The development of a sortase-compatible version of αDEC205 allowed us to optimize αDEC205-mediated antigen presentation in an iterative process, as well as to dissect the route of DEC205-dependent antigen cross-presentation. Although it has been reported that αDEC205-mediated antigen cross-presentation is transporter of antigenic peptides (TAP)-dependent (3), the sequence of steps that lead to class I MHC-restricted epitope generation, especially when the antigen is delivered via specific surface structures such as DEC205, remains largely unknown. The inability of TAP-deficient DCs to cross-present αDEC205-conjugated antigens suggests that transfer of the (extended) epitope from the cytoplasm to the lumen of the ER or endosomal compartments is required (19), or that class I MHC molecules do not reach endolysosomal compartments in TAP-deficient DCs.

Our results show that, within minutes, a minor fraction of intact αDEC205 adduct is detectable in the cytoplasm. Several observations suggest that degradation of αDEC205 adducts involves the proteasome. First, at no time did we detect other streptavidin-reactive material corresponding to a C-terminal proteolytic fragment of αDEC205-G3-SIINFEK*L (Fig. 5C). Second, degradation of the cytoplasmic pool of αDEC205-G3-SIINFEK*L was partially inhibited by the proteasomal inhibitor ZL3VS. Even though a significant amount of αDEC205-G3-SIINFEK*L was present in the organellar (i.e., pellet) fraction at 45 min, far less was detected in the cytoplasm (i.e., supernatant; Fig. 5C). This suggests spatial and/or temporal constraints on the transfer of αDEC205-G3-SIINFEK*L to the cytoplasm. Whether protein-conducting channels of the type implicated in dislocation (27) or disintegration of a vacuolar compartment are involved in αDEC205 transfer will need further investigation.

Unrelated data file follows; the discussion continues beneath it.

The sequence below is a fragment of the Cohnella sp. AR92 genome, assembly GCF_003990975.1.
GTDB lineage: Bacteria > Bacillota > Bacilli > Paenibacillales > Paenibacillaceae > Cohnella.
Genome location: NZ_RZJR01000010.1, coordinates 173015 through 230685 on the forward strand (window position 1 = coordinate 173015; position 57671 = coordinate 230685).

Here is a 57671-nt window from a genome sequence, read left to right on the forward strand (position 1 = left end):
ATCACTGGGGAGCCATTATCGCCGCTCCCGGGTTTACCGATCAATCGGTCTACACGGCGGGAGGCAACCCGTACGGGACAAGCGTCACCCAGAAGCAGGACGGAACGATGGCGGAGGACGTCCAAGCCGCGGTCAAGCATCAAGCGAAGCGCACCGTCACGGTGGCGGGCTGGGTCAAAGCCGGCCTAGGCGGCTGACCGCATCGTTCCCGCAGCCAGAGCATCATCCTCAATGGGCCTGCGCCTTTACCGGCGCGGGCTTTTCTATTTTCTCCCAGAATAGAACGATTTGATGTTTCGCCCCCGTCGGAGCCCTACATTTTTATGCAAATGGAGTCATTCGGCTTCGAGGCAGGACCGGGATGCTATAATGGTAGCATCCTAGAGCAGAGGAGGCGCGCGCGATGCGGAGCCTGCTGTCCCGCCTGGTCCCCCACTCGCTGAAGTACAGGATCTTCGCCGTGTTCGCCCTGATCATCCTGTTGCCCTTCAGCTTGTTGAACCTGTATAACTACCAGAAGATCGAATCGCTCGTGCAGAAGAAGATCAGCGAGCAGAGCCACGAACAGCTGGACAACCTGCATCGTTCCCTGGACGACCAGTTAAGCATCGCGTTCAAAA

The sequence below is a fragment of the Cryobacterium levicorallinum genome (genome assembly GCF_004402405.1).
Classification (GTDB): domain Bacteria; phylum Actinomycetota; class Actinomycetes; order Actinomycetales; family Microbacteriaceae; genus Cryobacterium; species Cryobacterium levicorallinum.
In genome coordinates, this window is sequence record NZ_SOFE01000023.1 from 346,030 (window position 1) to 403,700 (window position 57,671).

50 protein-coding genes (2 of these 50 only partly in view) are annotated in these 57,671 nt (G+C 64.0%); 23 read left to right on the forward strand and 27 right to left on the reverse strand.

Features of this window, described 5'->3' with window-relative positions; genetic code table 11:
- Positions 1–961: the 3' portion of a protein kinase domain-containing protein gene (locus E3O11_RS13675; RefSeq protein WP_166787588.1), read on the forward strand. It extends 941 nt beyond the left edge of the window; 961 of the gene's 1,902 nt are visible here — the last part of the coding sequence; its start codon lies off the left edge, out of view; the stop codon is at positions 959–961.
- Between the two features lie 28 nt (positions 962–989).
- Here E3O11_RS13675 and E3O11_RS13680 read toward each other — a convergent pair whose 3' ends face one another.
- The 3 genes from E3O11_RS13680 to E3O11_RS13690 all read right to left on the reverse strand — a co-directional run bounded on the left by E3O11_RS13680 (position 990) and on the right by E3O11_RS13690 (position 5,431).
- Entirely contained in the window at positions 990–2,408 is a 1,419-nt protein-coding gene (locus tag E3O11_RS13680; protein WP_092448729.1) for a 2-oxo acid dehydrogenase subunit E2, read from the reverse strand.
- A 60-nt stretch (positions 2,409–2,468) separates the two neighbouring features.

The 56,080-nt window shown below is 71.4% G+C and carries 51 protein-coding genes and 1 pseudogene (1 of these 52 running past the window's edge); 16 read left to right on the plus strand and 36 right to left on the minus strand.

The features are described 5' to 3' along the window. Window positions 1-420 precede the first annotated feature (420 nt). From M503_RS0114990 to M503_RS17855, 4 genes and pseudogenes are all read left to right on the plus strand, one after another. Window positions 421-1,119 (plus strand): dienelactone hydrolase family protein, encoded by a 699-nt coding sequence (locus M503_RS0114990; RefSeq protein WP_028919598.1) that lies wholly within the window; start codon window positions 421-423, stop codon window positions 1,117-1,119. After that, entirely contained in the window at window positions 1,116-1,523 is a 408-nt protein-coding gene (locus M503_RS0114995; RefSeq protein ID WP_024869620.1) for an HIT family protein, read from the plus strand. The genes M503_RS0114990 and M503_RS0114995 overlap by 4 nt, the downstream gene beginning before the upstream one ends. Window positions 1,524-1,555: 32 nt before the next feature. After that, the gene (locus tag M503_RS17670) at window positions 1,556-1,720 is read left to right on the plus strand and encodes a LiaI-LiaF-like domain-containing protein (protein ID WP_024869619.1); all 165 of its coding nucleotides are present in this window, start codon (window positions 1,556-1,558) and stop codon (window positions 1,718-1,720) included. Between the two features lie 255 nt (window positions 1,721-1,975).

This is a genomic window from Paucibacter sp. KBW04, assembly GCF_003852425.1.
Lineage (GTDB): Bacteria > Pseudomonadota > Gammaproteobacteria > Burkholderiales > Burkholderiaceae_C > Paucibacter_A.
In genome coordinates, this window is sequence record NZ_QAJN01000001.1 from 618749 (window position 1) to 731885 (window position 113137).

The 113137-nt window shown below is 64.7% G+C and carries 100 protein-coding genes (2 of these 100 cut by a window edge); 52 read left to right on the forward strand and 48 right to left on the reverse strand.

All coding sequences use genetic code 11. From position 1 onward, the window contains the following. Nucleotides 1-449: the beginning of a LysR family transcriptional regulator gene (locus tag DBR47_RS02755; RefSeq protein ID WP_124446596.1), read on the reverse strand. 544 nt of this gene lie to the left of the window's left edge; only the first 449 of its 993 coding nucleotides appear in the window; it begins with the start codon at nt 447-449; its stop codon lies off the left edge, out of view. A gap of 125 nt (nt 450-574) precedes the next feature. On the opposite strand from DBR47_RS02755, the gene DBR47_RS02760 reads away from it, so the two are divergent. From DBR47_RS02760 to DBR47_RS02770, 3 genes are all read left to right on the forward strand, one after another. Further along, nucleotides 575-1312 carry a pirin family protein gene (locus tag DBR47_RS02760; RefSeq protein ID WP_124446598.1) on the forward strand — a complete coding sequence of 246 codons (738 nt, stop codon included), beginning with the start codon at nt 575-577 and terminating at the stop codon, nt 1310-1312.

We demonstrate that the insertion of a dipeptide linker at the N terminus of a class I MHC-restricted epitope increases its presentation by DCs in vitro and in vivo. The insertion of such motifs favors the generation of the final epitope in a proteasome-dependent fashion. We show here that αDEC205 conjugates bearing a defined dipeptide motif are fivefold more potent in inducing CD8 T-cell response upon incubation with DCs. If a strategy analogous to fusion of antigens to αDEC205 were ever considered for clinical applications, a fivefold difference in administered dose is meaningful, from both a manufacturing and a dosing perspective.

The engineering of antibody-based vaccines requires a platform that considers ease of comparison of potency. Conventional conjugation methods are less well suited to investigate this parameter in a high-throughput manner and could not easily have replaced sortagging. The method described here affords conjugation of large numbers of synthetic probes to an antibody substrate in a straightforward and robust fashion. It not only permits immunization against pathogens by using complex sets of peptides (Fig. 6), but, in an analogous manner, should also allow the induction of tolerance toward comparably large sets of epitopes through αDEC205-mediated differentiation of regulatory T cells (10). This might be of particular interest for autoimmune diseases in which self-antigens are still poorly defined. The range and number of different synthetic class I or II MHC-restricted peptides that can be conjugated to αDEC205 is in essence limitless, including peptides with nonnatural amino acids, or modified with entities that cannot be encoded genetically [e.g., CpG oligonucleotides, fluorophores, lipids, (oligo)saccharides]. The ability to evoke a CD8 T-cell response that reduces viral titers, by using a purely protein-based preparation, demonstrates the feasibility of this approach, as demonstrated here for MHV68.

Materials and Methods

αDEC204 Sortagging.

All sortase reactions were performed in 50 mM Tris-Cl, pH 7.5, 150 mM NaCl, 1 mM CaCl2. Unless specified otherwise in the figure legend, reactions were incubated for 4 h at 37 °C, and the reagents were used at the following final concentrations: αDEC205, 1 to 3 μM; nucleophile, 0.1 to 1 mM; and sortase A, 50 to 100 μM. Labeling of αDEC205 with G5GFP was performed at room temperature, overnight as shown in Fig. 2.